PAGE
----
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Application of growing self-organizing map to distinguish between finger tapping and non tapping from brain images

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4 Author(s)
Pin Huang ; Sch. of Eng., Deakin Univ., Geelong, VIC, Australia ; Pathirana, P. ; Alahakoon, D. ; Brotchie, P.

Growing self-organizing map (GSOM) has been characterized as a knowledge discovery visualization application which outshines the traditional self-organizing map (SOM) due to its dynamic structure in which nodes can grow based on the input data. GSOM is utilized as a visualization tool in this paper to cluster fMRI finger tapping and non- tapping data, demonstrating the visualization capability to distinguish between tapping or non-tapping. A unique feature of GSOM is a parameter called the spread factor whose functionality is to control the spread of the GSOM map. By setting different levels of spread factor, different granularities of region of interests within tapping or non-tapping images can be visualized and analyzed. Euclidean distance based similarity calculation is used to quantify the visualized difference between tapping and non tapping images. Once the differences are identified, the spread factor is used to generate a more detailed view of those regions to provide a better visualization of the brain regions.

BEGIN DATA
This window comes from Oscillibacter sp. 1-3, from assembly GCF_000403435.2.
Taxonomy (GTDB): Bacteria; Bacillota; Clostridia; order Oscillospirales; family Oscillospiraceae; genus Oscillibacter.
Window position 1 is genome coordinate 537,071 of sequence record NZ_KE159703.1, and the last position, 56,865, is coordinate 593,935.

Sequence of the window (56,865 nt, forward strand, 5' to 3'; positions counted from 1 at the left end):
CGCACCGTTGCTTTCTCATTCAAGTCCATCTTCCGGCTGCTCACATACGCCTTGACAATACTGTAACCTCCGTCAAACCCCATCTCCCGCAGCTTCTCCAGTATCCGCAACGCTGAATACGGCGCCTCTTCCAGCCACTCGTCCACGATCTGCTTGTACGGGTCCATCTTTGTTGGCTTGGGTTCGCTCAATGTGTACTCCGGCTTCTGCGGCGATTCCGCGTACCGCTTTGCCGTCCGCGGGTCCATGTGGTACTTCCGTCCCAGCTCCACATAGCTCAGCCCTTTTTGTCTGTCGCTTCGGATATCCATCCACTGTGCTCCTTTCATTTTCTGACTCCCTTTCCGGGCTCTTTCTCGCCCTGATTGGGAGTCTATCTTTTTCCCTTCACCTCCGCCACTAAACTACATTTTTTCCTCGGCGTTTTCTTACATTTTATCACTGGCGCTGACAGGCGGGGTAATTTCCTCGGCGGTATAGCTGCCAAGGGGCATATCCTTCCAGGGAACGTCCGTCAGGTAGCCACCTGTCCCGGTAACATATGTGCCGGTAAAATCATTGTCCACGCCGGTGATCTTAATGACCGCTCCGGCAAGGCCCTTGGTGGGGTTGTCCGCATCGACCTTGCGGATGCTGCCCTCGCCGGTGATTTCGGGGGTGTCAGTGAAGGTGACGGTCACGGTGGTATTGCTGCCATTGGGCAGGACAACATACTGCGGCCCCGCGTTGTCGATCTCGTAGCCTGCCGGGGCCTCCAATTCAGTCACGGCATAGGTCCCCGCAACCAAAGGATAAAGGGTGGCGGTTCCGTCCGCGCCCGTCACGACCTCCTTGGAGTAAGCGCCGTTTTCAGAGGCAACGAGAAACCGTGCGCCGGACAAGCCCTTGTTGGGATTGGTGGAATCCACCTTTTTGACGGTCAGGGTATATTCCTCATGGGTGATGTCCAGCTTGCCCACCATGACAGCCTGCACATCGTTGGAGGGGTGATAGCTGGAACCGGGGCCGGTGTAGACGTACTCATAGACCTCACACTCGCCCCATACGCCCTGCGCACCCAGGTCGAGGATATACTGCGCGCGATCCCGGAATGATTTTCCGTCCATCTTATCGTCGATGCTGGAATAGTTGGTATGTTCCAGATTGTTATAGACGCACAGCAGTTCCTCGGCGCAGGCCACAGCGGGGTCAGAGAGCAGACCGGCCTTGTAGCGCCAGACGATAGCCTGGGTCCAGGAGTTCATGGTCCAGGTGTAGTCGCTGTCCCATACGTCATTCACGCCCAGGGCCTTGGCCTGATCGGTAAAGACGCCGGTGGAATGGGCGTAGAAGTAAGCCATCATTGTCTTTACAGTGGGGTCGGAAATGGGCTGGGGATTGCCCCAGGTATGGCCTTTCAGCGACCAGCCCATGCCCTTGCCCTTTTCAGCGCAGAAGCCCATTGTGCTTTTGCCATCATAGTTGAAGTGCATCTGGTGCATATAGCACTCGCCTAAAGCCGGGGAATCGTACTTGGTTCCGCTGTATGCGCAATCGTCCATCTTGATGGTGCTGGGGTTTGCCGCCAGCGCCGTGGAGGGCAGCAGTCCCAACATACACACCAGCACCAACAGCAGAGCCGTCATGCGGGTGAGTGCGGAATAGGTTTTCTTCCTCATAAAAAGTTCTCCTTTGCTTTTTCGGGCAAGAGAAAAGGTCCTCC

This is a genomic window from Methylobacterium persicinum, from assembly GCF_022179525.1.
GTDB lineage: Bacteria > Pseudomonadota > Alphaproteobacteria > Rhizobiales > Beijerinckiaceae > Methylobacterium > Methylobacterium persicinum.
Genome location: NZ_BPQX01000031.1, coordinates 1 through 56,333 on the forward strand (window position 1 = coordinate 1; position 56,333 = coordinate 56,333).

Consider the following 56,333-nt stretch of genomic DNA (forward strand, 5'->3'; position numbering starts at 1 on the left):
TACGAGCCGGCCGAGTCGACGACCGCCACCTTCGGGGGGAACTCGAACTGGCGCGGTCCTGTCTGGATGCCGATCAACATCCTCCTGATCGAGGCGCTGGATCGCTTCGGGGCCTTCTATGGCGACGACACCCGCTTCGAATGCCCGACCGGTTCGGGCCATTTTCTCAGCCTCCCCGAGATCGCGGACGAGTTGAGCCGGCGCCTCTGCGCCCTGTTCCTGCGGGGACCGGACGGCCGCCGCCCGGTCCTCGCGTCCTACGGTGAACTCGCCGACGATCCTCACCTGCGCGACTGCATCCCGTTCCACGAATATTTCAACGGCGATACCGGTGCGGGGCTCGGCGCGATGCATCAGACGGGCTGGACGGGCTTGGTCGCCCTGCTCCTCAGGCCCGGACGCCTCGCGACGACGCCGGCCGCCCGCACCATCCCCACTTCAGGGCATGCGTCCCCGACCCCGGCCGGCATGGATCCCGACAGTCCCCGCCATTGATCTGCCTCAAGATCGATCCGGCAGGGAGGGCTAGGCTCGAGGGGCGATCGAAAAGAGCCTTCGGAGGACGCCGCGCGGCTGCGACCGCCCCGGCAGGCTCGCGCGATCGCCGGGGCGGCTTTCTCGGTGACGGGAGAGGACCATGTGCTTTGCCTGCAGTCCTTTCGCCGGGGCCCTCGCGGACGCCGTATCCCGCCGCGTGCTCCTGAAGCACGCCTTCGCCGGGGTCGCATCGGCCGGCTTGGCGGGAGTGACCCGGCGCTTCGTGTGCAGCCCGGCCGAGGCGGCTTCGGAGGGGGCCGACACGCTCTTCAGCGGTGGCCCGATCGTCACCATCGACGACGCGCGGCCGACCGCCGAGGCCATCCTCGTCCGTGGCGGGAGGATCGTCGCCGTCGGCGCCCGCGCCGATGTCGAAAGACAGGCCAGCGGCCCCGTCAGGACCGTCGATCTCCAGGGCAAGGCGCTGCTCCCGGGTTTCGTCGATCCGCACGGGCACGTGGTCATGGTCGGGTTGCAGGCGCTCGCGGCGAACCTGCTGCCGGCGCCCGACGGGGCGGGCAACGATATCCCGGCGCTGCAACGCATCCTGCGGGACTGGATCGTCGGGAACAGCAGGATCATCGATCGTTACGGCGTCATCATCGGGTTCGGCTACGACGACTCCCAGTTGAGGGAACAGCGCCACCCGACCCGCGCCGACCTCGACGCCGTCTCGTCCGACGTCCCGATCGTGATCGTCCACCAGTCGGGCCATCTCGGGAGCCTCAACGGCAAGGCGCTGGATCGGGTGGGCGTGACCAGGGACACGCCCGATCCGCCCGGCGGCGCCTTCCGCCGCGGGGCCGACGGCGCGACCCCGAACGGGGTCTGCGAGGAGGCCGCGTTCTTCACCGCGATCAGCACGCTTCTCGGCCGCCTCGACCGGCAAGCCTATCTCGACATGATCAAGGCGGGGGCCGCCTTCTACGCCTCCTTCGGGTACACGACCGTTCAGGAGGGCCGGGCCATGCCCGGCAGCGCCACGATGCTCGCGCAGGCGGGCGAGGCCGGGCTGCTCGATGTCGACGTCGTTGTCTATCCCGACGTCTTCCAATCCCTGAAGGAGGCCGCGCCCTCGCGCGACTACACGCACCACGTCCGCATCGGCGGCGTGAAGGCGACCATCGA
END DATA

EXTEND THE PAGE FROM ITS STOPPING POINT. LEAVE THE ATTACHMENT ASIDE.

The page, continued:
Published in:

Information and Automation for Sustainability (ICIAfS), 2012 IEEE 6th International Conference on

Date of Conference:

27-29 Sept. 2012